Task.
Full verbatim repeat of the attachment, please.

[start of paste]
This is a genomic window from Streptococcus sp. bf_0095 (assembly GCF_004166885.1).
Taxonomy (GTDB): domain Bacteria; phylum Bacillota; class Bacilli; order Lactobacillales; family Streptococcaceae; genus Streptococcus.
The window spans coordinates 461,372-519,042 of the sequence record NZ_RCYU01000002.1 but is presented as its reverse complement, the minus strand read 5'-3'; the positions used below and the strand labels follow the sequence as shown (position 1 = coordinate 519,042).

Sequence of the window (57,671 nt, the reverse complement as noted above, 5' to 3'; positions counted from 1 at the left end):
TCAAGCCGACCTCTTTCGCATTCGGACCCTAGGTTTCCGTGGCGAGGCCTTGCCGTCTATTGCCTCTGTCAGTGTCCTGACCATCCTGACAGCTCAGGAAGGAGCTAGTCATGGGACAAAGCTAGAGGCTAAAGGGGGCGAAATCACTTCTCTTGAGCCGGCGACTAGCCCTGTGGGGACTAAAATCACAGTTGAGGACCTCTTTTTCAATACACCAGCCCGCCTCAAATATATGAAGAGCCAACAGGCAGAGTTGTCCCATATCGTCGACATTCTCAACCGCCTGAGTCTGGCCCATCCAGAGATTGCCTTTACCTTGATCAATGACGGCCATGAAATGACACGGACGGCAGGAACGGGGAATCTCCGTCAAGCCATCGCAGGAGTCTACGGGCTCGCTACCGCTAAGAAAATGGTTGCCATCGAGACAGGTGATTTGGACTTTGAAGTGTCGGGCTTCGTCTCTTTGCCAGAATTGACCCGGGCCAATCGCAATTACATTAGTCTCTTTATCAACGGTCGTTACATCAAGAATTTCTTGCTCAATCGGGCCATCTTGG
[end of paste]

This is a genomic window from Streptococcus sp. bf_0095 (assembly GCF_004166885.1).
Taxonomy (GTDB): domain Bacteria; phylum Bacillota; class Bacilli; order Lactobacillales; family Streptococcaceae; genus Streptococcus.
The window spans coordinates 461,372-519,042 of the sequence record NZ_RCYU01000002.1 but is presented as its reverse complement, the minus strand read 5'-3'; the positions used below and the strand labels follow the sequence as shown (position 1 = coordinate 519,042).

Sequence of the window (57,671 nt, the reverse complement as noted above, 5' to 3'; positions counted from 1 at the left end):
TCAAGCCGACCTCTTTCGCATTCGGACCCTAGGTTTCCGTGGCGAGGCCTTGCCGTCTATTGCCTCTGTCAGTGTCCTGACCATCCTGACAGCTCAGGAAGGAGCTAGTCATGGGACAAAGCTAGAGGCTAAAGGGGGCGAAATCACTTCTCTTGAGCCGGCGACTAGCCCTGTGGGGACTAAAATCACAGTTGAGGACCTCTTTTTCAATACACCAGCCCGCCTCAAATATATGAAGAGCCAACAGGCAGAGTTGTCCCATATCGTCGACATTCTCAACCGCCTGAGTCTGGCCCATCCAGAGATTGCCTTTACCTTGATCAATGACGGCCATGAAATGACACGGACGGCAGGAACGGGGAATCTCCGTCAAGCCATCGCAGGAGTCTACGGGCTCGCTACCGCTAAGAAAATGGTTGCCATCGAGACAGGTGATTTGGACTTTGAAGTGTCGGGCTTCGTCTCTTTGCCAGAATTGACCCGGGCCAATCGCAATTACATTAGTCTCTTTATCAACGGTCGTTACATCAAGAATTTCTTGCTCAATCGGGCCATCTTGG